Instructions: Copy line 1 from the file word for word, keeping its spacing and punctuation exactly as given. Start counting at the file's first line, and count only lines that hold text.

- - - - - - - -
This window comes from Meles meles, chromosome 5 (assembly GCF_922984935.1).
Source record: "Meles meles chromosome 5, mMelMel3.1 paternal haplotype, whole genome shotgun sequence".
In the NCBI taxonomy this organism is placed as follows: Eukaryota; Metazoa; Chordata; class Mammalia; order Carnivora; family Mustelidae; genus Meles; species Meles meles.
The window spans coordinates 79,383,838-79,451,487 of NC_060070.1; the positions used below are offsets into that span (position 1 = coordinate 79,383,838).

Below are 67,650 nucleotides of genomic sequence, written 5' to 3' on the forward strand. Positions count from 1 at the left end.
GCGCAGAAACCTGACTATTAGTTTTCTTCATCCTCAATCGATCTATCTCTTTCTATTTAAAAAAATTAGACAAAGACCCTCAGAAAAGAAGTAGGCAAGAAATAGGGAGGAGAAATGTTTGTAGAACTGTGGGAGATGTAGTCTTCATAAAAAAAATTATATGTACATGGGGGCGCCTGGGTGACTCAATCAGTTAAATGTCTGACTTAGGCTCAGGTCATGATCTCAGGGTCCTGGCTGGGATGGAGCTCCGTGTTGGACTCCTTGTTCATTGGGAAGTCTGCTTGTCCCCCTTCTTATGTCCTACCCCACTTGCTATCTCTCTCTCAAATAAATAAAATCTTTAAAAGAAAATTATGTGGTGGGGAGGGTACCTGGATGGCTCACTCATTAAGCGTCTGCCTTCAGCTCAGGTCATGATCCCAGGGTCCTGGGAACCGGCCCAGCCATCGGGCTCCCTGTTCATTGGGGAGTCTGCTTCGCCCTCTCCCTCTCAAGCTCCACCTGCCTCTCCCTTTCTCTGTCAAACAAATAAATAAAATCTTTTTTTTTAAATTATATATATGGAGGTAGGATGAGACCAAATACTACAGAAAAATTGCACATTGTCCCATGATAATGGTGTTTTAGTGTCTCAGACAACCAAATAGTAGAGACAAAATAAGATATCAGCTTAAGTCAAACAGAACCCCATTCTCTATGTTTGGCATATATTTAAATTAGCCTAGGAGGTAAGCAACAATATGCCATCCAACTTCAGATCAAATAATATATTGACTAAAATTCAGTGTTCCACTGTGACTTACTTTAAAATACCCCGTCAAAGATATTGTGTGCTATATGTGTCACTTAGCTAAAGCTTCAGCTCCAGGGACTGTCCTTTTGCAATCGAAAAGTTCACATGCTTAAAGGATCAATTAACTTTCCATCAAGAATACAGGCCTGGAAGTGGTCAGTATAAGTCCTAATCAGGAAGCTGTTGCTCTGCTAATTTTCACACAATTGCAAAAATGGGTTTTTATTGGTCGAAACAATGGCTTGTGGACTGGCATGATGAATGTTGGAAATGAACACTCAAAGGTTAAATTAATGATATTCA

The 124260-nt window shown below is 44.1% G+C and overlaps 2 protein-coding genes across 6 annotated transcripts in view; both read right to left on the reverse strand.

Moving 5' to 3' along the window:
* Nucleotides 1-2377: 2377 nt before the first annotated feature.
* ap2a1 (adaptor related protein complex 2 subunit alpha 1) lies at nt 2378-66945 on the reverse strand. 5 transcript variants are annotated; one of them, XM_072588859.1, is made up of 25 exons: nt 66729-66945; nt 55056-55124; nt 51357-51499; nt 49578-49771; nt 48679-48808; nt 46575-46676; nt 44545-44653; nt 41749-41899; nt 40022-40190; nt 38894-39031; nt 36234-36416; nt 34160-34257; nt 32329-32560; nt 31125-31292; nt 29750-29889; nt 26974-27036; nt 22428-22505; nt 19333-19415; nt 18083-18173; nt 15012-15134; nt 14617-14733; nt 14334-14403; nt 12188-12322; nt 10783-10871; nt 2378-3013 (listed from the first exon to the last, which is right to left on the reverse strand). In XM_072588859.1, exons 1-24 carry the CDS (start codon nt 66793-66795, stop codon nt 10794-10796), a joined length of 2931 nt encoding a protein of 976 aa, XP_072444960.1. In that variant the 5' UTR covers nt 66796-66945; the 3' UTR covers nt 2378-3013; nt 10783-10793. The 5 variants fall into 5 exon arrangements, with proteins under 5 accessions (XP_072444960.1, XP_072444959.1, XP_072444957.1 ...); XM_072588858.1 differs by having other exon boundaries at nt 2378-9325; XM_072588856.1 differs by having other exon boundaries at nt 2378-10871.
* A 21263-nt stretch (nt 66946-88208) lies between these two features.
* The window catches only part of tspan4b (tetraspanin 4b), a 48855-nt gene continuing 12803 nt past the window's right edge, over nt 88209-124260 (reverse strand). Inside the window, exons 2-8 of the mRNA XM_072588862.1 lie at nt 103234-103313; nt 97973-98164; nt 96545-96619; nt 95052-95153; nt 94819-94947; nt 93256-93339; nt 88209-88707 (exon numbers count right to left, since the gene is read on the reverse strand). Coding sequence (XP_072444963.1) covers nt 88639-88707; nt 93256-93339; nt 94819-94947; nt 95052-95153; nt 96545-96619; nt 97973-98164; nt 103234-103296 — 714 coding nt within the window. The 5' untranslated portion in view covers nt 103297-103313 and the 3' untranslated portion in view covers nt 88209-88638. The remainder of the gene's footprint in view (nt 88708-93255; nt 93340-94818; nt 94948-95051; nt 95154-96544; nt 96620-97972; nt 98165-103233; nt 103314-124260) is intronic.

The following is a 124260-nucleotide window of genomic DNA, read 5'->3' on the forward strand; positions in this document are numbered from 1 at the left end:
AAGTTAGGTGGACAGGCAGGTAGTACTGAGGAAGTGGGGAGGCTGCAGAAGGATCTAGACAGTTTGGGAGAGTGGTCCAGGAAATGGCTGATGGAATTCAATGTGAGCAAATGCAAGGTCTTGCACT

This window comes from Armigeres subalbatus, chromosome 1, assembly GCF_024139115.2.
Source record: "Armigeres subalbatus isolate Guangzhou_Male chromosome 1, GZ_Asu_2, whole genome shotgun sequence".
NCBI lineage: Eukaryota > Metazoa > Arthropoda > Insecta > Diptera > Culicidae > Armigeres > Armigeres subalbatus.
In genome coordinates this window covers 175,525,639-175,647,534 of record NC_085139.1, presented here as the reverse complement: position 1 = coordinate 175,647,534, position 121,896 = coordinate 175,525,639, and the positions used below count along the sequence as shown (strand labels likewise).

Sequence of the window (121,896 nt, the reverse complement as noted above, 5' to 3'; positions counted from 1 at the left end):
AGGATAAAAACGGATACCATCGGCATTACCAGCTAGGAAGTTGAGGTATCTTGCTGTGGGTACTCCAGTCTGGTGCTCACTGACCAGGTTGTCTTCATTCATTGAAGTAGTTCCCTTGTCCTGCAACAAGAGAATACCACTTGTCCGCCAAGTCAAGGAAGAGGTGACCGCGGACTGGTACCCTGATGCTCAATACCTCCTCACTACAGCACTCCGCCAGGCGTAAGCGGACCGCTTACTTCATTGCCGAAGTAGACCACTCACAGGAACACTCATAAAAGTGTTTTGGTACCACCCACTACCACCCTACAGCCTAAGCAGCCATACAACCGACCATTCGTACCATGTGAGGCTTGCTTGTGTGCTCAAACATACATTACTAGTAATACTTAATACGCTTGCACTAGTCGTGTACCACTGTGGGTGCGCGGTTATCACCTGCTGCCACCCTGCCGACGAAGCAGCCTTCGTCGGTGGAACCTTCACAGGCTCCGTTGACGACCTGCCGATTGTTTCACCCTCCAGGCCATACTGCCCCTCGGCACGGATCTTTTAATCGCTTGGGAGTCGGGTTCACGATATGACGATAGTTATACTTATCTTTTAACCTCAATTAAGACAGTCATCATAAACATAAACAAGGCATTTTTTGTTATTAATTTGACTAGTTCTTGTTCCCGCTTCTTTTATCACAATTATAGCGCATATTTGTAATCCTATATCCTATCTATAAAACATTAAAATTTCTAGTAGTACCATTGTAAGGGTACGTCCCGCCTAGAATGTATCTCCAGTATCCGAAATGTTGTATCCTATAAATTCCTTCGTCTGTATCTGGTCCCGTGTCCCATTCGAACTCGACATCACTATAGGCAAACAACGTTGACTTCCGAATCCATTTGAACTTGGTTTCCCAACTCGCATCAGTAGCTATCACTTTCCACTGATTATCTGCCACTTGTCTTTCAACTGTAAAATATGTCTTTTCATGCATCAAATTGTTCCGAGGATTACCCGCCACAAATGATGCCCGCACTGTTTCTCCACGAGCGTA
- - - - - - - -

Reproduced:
This window comes from Meles meles, chromosome 5 (assembly GCF_922984935.1).